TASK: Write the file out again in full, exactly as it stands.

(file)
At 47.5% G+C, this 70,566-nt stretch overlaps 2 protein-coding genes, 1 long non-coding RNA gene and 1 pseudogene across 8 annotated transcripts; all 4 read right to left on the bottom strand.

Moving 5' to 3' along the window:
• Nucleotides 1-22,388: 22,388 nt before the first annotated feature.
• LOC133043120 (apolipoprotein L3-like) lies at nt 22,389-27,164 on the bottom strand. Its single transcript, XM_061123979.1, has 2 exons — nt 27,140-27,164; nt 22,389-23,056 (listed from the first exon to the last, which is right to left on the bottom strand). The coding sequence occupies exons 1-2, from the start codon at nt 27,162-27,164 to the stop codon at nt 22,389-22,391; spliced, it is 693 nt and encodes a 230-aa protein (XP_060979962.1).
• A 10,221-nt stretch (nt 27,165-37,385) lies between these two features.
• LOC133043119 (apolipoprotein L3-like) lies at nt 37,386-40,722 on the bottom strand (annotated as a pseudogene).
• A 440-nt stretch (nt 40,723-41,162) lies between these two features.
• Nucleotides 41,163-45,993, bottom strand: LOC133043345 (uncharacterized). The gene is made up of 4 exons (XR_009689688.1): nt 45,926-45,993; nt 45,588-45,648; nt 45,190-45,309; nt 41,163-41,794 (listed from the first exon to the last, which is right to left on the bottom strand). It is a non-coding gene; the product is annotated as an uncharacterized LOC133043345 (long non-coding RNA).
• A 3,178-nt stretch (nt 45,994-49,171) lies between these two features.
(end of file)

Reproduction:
At 47.5% G+C, this 70,566-nt stretch overlaps 2 protein-coding genes, 1 long non-coding RNA gene and 1 pseudogene across 8 annotated transcripts; all 4 read right to left on the bottom strand.

Moving 5' to 3' along the window:
• Nucleotides 1-22,388: 22,388 nt before the first annotated feature.
• LOC133043120 (apolipoprotein L3-like) lies at nt 22,389-27,164 on the bottom strand. Its single transcript, XM_061123979.1, has 2 exons — nt 27,140-27,164; nt 22,389-23,056 (listed from the first exon to the last, which is right to left on the bottom strand). The coding sequence occupies exons 1-2, from the start codon at nt 27,162-27,164 to the stop codon at nt 22,389-22,391; spliced, it is 693 nt and encodes a 230-aa protein (XP_060979962.1).
• A 10,221-nt stretch (nt 27,165-37,385) lies between these two features.
• LOC133043119 (apolipoprotein L3-like) lies at nt 37,386-40,722 on the bottom strand (annotated as a pseudogene).
• A 440-nt stretch (nt 40,723-41,162) lies between these two features.
• Nucleotides 41,163-45,993, bottom strand: LOC133043345 (uncharacterized). The gene is made up of 4 exons (XR_009689688.1): nt 45,926-45,993; nt 45,588-45,648; nt 45,190-45,309; nt 41,163-41,794 (listed from the first exon to the last, which is right to left on the bottom strand). It is a non-coding gene; the product is annotated as an uncharacterized LOC133043345 (long non-coding RNA).
• A 3,178-nt stretch (nt 45,994-49,171) lies between these two features.